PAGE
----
Another scholar – the famous New Testament interpreter Raymond Brown, suggests that Peter was naked underneath an outer garment and it was that outer garment that he had to tie up and tuck in before leaping into the water…
This sounds a little more plausible.
But as usual, these solutions, for all their ingenuity and plausibility, miss the far more interesting line of inquiry. Instead of solving the problem, why not consider its implications?
Peter was naked before God.
This has a great deal more spiritual energy, then any explanation about habits of attire during antiquity.
Naked before God!
Nakedness suggests that you cannot hide.
Nakedness is a kind of vulnerability.
Nakedness before God is a spiritual vulnerability.
This is a fearful position to be in. There is no wonder Peter wanted to put clothes on.
Many of you know that I have chickens.
Kathleen, who runs the food pantry downstairs, knows about my chickens.
Sometimes when I go out to my car, I’ll find a big bag full of stale bread that Kathleen has left for me.
This is bread for my chickens. Chicken bread.
Why, you may ask, are we suddenly talking about chickens?
It’s a good question.
It’s because I have seventeen of them
Occasionally I want to count them to make sure they are all in one place.
But it’s not easy. Chickens move around.
They move around, and you end up counting one twice.
I get all mixed up.
And there are only 17 of them!
Now I want you to imagine a huge net full of fish.
The net is so full of fish that the net itself is threatening to break.
Now imagine hauling that net full of fish onto the beach and letting the fish come sprawling out of that net.
What you have before you is a huge pile of slithering, slimy, squirming fish, all writhing around on the beach.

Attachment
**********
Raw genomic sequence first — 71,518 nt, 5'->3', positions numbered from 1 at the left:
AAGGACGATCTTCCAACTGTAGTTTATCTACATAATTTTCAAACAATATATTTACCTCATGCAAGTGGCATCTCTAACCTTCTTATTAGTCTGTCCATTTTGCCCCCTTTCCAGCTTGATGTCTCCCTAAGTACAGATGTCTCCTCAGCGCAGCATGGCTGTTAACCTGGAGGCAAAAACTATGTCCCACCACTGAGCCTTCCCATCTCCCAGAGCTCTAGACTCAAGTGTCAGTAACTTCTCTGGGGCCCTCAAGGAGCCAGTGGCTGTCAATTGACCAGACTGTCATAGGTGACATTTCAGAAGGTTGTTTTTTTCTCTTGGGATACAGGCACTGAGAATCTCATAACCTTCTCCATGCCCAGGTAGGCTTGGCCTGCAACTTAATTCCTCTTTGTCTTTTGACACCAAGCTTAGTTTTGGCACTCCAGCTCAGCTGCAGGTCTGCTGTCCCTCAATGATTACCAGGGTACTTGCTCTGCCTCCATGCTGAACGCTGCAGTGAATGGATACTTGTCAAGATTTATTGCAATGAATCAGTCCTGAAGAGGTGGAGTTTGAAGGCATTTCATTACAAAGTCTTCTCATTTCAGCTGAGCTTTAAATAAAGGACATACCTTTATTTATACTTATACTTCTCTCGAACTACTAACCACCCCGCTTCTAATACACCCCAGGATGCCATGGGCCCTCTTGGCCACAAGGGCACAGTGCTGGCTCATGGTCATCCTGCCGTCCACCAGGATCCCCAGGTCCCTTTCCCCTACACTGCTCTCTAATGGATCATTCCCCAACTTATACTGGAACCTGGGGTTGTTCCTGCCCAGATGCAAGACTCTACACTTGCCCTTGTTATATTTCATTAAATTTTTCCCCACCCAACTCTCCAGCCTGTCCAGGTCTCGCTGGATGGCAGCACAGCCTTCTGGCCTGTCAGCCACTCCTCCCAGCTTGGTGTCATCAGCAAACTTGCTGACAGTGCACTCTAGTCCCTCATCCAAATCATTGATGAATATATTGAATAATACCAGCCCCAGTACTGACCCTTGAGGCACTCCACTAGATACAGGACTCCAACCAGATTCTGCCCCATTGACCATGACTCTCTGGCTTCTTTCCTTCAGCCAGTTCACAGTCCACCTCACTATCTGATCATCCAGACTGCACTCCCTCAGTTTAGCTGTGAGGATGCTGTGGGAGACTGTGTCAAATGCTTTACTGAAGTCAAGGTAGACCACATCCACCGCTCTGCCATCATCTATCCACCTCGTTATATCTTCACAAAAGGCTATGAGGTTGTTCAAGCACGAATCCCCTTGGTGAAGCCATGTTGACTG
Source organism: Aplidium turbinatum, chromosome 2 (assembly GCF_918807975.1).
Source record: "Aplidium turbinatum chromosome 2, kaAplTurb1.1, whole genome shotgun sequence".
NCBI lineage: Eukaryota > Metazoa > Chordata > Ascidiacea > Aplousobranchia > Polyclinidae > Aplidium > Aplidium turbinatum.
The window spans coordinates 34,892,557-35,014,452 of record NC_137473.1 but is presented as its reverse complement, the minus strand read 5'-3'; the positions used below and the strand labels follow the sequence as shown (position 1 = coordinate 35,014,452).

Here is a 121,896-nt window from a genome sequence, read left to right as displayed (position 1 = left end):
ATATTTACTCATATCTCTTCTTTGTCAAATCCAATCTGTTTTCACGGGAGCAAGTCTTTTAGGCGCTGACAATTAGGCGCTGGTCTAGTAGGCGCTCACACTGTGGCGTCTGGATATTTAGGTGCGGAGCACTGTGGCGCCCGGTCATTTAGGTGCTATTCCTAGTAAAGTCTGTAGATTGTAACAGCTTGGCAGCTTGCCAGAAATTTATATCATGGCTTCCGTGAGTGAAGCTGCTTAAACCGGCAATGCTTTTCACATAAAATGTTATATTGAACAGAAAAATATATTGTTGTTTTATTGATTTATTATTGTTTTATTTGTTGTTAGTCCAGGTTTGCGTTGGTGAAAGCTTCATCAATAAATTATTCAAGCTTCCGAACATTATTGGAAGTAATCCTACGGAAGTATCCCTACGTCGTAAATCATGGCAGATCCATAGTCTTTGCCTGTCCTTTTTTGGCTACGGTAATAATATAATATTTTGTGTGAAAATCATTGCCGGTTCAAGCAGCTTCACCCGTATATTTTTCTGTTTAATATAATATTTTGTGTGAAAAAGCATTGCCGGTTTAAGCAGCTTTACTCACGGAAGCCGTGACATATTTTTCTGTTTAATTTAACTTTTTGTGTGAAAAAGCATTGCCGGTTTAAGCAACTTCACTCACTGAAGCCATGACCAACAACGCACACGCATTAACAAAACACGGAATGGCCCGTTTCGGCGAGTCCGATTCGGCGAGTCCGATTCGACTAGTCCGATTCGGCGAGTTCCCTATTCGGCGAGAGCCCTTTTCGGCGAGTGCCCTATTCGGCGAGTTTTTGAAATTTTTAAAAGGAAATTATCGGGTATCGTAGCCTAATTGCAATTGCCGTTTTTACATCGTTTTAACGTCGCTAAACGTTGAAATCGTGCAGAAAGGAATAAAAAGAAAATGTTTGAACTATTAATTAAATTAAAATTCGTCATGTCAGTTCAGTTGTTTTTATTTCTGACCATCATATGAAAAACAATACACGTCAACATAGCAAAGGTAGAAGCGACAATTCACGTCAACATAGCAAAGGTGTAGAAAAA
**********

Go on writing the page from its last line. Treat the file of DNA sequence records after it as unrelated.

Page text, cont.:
How are you going to accurately count them?
It’s going to be hard.
I imagine the only way to accurately count them is to move them one by one from one container into another.
And yet, the scripture passage says nothing of any of this.
It simply states that there are 153 fish.
The text does not say “a lot of fish.” It does not say “Approximately 150 fish.”
The text gives an exact number.
I am suspicious of this number. Or let me put it a different way – I am not suspicious of the number 153 – I am suspicious that this number is the result of a careful inventory of fish.
The number is too precise, and it appears too flippantly to be the result of a careful enumeration.
I think the number, like Peter’s nakedness, is evidence of the liminal character of this story.
The only circumstance in which I can look at a pile of fish and know with absolute certainty that there are 153 of them there, is if I am in a dream.
The only time I find myself unaccountably naked in front of all of my peers and, especially, in front of someone I revere and respect – thankfully — is in a dream.
This whole story has a dream-like quality to it.
Indeed, most of the post-resurrection stories have this same quality.
Reality seems somehow peculiar
Jesus is not recognized, and then, something will happen to lift the veil.
Things are off…
You are suddenly, unaccountably naked.
You jump into the sea with your clothes on.
Or maybe you find yourself eating a fish sandwich on a beach with a man you saw die three days before…
It’s like…. It’s like a…
But wait, Reverend Mark. What are you saying? Are you saying that the resurrection of Jesus was just a dream? Wouldn’t that undermine our belief in Christ’s divinity?
No, I’m not saying it’s a just a dream. I am saying it is liminal – it is dream-like.
I am saying that the stories that we tell about the risen Christ do not simply speak to our rational mind, but reverberate throughout our bodies and spirits, making use of the symbols and urgencies of the unconscious as well as the conscious mind.
And this, after all, is what Christ instructed us to do – ‘Love the Lord your God with all your heart and with all your soul and with all your strength and with all your mind’;